I don't suppose many people would go through the process of making a complete Landnám set without having tried the game first. Unless you live in Trondheim, Norway (or at least visit here on a Wednesday which is game night at the local gaming club, or the first weekend of November when the annual gaming convention Hexcon is held), chances are that this will be tricky. I know that copies of the game exist in Ukraine, Finland and Canada as well as Oslo, Bergen, Dønna in Norway, but it is unlikely that any of these will be readily available at the moment you decide that you want to try playing the game.
To make it easier to get started, you could print out the components on ordinary paper, and use various pieces from Settlers of Catan and optionally some of its expansions as substitutes for the real thing.
Although Settlers and Landnám both use hexagonal tiles with almost the same terrains, you wouldn't have enough of each kind of tile unless you own several copies of Settlers.
The easiest way is to glue the six edge pieces to a sheet of cardboard approximately 55 by 45 cm (22 by 18 in) and trim away the edges. A mountain hex is glued to the center position as shown in the setup image. As the variable hexes don't move once placed, it is possible to play with paper "tiles" if you tack down a couple of corners with removable tape; if you printed on sufficiently heavy stock, even this might not be necessary.
Alternatively, if you have Cities and Knights of Catan, you could use the edge pieces from this, filling the starting point for the barbarian ship with an ordinary sea tile. The remaining nine sea tiles are used as they are, while all other tiles – regardless of type – are used upside down with the appropriate Landnám design fixed to the back with removable tape as each is discovered.
If you have the 5-6 player expansion or have bought replacement cards, you will have 24 of each kind of resource card, and can use these as long as you remember that bog (marsh) produces iron (ore), mountains do not produce anything and bricks do not exist.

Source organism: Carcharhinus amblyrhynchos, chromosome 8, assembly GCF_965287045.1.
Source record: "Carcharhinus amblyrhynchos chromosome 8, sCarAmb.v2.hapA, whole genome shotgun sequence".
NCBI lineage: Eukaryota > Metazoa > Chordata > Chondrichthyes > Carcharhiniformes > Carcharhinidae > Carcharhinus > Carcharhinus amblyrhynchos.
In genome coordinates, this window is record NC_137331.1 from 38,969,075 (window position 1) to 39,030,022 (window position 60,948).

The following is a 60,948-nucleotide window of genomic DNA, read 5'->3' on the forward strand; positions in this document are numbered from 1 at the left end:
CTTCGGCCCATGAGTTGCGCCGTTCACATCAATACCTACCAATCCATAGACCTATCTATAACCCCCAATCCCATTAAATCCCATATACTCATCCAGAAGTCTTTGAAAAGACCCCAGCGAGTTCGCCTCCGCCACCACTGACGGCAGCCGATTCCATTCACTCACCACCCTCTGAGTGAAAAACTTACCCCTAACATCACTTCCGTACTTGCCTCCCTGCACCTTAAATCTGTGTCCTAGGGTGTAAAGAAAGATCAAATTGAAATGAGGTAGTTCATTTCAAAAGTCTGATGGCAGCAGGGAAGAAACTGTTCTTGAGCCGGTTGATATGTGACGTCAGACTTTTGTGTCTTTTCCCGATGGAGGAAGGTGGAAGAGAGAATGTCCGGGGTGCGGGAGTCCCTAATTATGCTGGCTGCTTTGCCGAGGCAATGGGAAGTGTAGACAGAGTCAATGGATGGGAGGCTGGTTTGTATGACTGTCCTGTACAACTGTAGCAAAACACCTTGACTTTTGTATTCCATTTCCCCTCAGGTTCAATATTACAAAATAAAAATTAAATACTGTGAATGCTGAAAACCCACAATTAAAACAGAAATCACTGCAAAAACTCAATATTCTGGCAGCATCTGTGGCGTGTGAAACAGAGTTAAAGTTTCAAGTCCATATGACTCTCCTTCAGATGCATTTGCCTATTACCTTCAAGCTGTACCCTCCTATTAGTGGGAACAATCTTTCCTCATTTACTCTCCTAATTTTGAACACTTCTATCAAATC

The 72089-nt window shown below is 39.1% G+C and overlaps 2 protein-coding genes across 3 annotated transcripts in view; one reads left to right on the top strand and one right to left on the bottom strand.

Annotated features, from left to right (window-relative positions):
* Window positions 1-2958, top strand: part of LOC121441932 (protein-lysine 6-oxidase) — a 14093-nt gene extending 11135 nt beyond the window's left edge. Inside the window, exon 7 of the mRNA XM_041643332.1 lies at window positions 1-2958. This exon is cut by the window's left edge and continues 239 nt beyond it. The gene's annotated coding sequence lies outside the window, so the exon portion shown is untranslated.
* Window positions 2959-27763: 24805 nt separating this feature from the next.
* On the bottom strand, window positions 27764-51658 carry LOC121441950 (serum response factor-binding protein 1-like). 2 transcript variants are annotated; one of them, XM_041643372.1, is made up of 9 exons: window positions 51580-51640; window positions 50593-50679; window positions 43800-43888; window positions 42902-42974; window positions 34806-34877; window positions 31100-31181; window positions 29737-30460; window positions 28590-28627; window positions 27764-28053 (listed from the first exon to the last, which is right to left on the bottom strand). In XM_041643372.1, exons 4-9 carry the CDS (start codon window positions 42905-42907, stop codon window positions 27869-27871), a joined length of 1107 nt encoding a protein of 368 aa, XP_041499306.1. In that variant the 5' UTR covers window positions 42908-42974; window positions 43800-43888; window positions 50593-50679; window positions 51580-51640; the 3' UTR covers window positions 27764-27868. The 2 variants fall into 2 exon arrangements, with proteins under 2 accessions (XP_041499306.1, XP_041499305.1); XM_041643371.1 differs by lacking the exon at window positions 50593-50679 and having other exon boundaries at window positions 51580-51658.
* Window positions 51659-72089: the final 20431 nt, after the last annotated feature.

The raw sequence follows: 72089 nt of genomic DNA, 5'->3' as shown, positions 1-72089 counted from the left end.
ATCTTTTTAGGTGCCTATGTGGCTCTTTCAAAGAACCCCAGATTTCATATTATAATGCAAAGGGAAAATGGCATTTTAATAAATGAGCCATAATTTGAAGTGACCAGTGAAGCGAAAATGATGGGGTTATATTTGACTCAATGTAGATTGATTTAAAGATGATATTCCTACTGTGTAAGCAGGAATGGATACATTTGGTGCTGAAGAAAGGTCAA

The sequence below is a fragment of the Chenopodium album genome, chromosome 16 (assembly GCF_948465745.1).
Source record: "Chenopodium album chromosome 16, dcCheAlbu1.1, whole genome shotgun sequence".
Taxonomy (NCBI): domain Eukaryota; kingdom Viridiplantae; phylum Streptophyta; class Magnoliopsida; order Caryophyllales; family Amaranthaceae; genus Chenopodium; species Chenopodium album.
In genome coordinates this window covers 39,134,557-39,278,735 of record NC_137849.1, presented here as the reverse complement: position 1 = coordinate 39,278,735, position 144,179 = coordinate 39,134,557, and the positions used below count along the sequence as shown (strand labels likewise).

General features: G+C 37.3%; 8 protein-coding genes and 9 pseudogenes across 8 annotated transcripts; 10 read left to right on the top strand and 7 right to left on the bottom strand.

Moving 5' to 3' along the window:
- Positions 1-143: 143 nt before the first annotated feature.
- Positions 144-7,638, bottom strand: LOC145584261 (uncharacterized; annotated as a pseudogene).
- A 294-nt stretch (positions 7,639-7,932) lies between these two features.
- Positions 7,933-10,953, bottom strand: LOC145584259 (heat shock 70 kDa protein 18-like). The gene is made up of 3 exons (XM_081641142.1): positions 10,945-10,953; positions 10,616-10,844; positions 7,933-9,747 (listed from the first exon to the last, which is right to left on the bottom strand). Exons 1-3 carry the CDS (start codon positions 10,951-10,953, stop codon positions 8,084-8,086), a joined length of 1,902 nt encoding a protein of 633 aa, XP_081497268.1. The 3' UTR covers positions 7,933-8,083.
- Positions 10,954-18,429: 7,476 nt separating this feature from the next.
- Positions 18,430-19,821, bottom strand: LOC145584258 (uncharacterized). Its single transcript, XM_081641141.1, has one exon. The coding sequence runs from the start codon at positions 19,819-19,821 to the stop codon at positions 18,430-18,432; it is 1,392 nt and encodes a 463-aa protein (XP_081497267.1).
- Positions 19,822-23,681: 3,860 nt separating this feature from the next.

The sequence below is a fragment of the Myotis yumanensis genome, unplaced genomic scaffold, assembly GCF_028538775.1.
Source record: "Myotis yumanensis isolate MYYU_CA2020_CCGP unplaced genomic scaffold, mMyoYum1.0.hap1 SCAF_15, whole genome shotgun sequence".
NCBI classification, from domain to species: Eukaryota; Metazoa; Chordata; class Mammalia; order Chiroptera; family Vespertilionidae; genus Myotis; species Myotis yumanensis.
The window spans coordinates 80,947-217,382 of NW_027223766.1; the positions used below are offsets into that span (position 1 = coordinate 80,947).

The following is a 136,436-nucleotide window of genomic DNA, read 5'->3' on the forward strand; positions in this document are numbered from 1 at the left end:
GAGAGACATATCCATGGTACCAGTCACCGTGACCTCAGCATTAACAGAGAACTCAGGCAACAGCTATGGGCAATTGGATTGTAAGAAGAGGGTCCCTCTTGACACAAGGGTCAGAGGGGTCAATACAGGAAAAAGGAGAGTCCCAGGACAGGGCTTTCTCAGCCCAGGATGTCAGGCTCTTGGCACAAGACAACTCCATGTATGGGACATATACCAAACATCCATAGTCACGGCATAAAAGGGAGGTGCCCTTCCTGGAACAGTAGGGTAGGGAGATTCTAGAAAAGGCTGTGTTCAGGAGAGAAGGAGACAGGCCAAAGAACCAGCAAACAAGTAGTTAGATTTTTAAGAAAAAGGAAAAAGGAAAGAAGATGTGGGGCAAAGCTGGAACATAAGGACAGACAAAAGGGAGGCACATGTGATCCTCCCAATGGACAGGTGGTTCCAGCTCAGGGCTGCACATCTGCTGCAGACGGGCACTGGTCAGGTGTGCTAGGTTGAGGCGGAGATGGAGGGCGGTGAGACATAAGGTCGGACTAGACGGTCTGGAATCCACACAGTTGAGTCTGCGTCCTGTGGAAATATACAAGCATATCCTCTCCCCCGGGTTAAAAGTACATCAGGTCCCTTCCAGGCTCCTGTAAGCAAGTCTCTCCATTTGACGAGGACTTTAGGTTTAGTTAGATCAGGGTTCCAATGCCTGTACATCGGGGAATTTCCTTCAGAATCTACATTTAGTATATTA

The "fate cards" can be slipped into protective sleeves such as are used for many collectible card games, or printed on heavy stock. If you need to do this for resource cards as well, use a different kind of sleeve or print on yellowish paper so that the two types can be easily distinguished by their backs.
The wooden pieces
The house pieces from Settlers can be used as long as you consider the small (settlement) and large (city) pieces as equivalent, as the distinction between farms and towns in Landnám is made by using either one or two house pieces.
Road pieces can be used as settlers (think "stick men"...) and two roads side by side as boats (think rafts). If you have Seafarers of Catan you do of course use the ships from this.
To be able to play with five players, you will need to have the 5-6 player expansion(s) as well.
As the number counters are moved around quite a bit during the game, it is inconvenient to have these made of paper, even if thicker than normal. But as they are so simple they are easy to make; if you have a stack of blank counters of any shape but of approximately the right size, you can just write the appropriate numbers on them.
Settlers comes with the two six-sided dice required, but you will need to provide two ten-sided dice as well, which are sufficiently different from each other that they can be told apart. Regardless of their actual colour, one of them is designated "green", the other "red".
That leaves just the victory point markers. Just about anything can be used for these, as long as the three types can be told apart. The "red" ones need to be moved around on the board, so if different denominations of coins are chosen, make sure to use the thickest type that is not too wide for this. Note that the actual supply of VP tokens unlike the other components does not limit the availability of what they represent – you always get the victory points you are entitled to.